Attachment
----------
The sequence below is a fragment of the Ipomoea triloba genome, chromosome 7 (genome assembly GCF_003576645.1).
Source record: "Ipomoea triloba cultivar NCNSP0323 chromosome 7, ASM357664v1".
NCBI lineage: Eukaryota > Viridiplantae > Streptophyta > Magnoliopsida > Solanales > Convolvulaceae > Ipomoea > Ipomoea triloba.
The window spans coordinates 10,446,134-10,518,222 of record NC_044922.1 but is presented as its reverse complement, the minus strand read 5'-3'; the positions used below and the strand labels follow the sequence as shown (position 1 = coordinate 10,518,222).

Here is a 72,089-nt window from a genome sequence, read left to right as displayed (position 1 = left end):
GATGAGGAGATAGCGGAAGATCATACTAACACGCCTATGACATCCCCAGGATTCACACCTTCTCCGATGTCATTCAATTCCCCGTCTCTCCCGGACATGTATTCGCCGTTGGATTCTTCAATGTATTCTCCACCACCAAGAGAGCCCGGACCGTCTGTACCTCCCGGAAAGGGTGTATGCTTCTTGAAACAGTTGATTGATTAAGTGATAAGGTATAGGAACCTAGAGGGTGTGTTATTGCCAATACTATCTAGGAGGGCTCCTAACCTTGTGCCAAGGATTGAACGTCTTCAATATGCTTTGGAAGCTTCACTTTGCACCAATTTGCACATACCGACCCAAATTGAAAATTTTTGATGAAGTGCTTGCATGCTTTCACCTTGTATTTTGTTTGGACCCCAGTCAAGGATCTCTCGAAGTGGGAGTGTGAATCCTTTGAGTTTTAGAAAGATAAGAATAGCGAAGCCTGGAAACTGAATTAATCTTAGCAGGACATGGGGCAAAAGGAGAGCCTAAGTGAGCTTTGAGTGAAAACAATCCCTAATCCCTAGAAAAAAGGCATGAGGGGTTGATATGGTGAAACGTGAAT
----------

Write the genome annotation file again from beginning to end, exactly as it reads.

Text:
The sequence below is a fragment of the Ipomoea triloba genome, chromosome 7 (genome assembly GCF_003576645.1).
Source record: "Ipomoea triloba cultivar NCNSP0323 chromosome 7, ASM357664v1".
NCBI lineage: Eukaryota > Viridiplantae > Streptophyta > Magnoliopsida > Solanales > Convolvulaceae > Ipomoea > Ipomoea triloba.
The window spans coordinates 10,446,134-10,518,222 of record NC_044922.1 but is presented as its reverse complement, the minus strand read 5'-3'; the positions used below and the strand labels follow the sequence as shown (position 1 = coordinate 10,518,222).

Here is a 72,089-nt window from a genome sequence, read left to right as displayed (position 1 = left end):
GATGAGGAGATAGCGGAAGATCATACTAACACGCCTATGACATCCCCAGGATTCACACCTTCTCCGATGTCATTCAATTCCCCGTCTCTCCCGGACATGTATTCGCCGTTGGATTCTTCAATGTATTCTCCACCACCAAGAGAGCCCGGACCGTCTGTACCTCCCGGAAAGGGTGTATGCTTCTTGAAACAGTTGATTGATTAAGTGATAAGGTATAGGAACCTAGAGGGTGTGTTATTGCCAATACTATCTAGGAGGGCTCCTAACCTTGTGCCAAGGATTGAACGTCTTCAATATGCTTTGGAAGCTTCACTTTGCACCAATTTGCACATACCGACCCAAATTGAAAATTTTTGATGAAGTGCTTGCATGCTTTCACCTTGTATTTTGTTTGGACCCCAGTCAAGGATCTCTCGAAGTGGGAGTGTGAATCCTTTGAGTTTTAGAAAGATAAGAATAGCGAAGCCTGGAAACTGAATTAATCTTAGCAGGACATGGGGCAAAAGGAGAGCCTAAGTGAGCTTTGAGTGAAAACAATCCCTAATCCCTAGAAAAAAGGCATGAGGGGTTGATATGGTGAAACGTGAAT